Apple has been offering public betas for macOS for a couple of years now as a way for those interested in testing out the upcoming software on their Macs, and providing feedback. If that's you, you'll need to sign up, enroll your Mac, download macOS High Sierra, and install it. It's not an overly complicated process, but we're here to walk you through it and, if you need it, a place to get extra help.
Apple occasionally offers updates to iOS, iPadOS, watchOS, tvOS, and macOS as closed developer previews or public betas (opens in new tab). While the betas contain new features, they also contain pre-release bugs that can prevent the normal use of your iPhone, iPad, Apple Watch, Apple TV, or Mac, and are not intended for everyday use on a primary device. That's why we strongly recommend staying away from developer previews unless you need them for software development, and using the public betas with caution. If you depend on your devices, wait for the final release.
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- How to make a back up your Mac
- How to register your account for the macOS High Sierra public beta
- How to enroll your Mac in the macOS High Sierra public beta
- How to install the macOS High Sierra public beta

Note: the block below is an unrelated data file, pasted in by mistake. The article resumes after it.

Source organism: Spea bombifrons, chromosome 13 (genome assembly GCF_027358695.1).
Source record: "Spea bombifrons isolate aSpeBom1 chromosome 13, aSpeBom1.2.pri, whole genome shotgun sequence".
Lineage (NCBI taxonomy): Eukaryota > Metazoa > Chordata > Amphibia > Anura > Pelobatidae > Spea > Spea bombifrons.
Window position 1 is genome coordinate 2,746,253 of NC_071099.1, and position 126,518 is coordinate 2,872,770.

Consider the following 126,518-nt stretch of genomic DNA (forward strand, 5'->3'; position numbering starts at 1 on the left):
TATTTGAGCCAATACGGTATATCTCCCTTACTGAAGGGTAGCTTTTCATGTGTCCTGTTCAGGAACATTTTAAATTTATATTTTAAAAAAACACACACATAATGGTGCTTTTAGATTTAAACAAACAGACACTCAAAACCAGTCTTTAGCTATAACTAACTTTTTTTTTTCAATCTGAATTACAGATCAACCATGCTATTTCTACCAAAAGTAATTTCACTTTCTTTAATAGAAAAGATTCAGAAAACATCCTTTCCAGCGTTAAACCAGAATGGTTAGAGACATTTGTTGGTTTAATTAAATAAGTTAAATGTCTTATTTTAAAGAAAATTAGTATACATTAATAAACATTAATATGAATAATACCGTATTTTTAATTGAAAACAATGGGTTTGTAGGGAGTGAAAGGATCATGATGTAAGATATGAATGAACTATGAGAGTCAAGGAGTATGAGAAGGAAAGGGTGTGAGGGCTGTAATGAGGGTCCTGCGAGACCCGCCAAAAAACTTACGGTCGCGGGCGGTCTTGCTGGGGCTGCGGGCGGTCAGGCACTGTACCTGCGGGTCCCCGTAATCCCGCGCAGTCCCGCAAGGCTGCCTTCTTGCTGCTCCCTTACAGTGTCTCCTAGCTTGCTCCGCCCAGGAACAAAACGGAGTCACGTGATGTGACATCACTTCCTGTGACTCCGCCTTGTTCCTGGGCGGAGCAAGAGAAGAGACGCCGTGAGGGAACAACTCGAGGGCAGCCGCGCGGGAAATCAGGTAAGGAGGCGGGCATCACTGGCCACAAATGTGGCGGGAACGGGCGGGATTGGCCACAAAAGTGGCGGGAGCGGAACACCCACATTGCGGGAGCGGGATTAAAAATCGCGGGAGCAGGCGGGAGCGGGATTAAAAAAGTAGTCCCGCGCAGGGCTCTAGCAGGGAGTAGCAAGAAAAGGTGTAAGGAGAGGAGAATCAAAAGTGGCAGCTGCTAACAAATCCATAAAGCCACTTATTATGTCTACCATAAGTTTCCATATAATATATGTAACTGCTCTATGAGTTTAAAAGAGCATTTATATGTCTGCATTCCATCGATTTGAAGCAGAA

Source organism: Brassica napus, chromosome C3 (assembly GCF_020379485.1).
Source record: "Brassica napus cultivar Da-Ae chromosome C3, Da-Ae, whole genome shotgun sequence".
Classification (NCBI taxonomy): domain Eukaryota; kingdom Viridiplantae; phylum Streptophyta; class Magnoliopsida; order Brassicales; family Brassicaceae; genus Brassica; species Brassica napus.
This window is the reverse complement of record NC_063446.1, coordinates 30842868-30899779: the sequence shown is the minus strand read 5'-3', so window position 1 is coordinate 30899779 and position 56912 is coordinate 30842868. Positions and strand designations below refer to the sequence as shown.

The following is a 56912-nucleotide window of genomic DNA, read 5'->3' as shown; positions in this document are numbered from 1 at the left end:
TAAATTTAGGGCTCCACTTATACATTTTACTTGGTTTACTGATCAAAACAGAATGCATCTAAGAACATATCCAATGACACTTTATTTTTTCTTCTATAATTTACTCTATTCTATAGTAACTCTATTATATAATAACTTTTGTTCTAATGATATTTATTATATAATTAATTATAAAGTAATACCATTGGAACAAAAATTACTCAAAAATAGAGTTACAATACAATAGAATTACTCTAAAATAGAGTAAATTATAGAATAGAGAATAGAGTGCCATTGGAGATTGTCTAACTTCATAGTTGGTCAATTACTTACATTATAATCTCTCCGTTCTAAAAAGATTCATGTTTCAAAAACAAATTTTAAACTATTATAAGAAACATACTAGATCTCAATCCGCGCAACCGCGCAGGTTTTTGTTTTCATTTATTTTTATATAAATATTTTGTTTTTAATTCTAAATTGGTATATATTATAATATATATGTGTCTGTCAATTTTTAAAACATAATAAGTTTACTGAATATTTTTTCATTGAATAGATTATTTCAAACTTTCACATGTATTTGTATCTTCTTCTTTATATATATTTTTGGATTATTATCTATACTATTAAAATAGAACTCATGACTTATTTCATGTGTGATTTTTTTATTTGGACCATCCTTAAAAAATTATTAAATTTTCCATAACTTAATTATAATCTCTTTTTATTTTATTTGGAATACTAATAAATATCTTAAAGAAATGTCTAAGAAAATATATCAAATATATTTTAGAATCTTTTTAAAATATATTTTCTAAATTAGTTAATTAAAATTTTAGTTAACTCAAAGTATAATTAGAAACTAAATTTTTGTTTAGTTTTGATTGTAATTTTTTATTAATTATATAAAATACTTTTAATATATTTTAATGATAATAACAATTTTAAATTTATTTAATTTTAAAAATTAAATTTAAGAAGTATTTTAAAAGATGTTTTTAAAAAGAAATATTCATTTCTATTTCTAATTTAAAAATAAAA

How to make a back up of your Mac
Before joining the public beta, you need to make a backup of your Mac. That way, if something goes wrong, of if you're simply not happy and want to revert to macOS Sierra, you can go right back to where you started.
Even if you back up every night, you'll want to make double, triple sure you're covered. So make a manual backup now. Here's how to do it with Time Machine. Even if you use something different or additional, like SuperDuper!, make sure you manually start a backup now.
- Click on the Time Machine icon in your Mac Menubar.
- Click on Backup now.
Let the backup finish before proceeding.
Note: If you're not adverse to the Terminal, you can also make a bootable Sierra installer as way to jumpstart reversion, if needed.
How to register your account for the macOS High Sierra public beta
If you've already joined a public beta for macOS in the past, you don't need to register again for macOS High Sierra. Simply sign in with the same Apple ID. If you've never joined a public beta before, you'll need to start by signing up with your Apple ID.
- Go to beta.apple.com (opens in new tab) in Safari on your Mac.
- Click on Sign up to get started. (If you've already signed up for a previous public beta, Click on Sign in and skip to "How to enroll your Mac", below.)
- Enter you Apple ID email address and password.
- Click Sign in.
Once you're signed up and signed in, it's time to start downloading.
How to enroll your Mac in the macOS High Sierra public beta
Downloading the macOS High Sierra public beta is done through the Mac App Store but requires a special code (like a promo or gift code). The code is provided for you on the website, but is also automatically entered for you when you click to begin the process.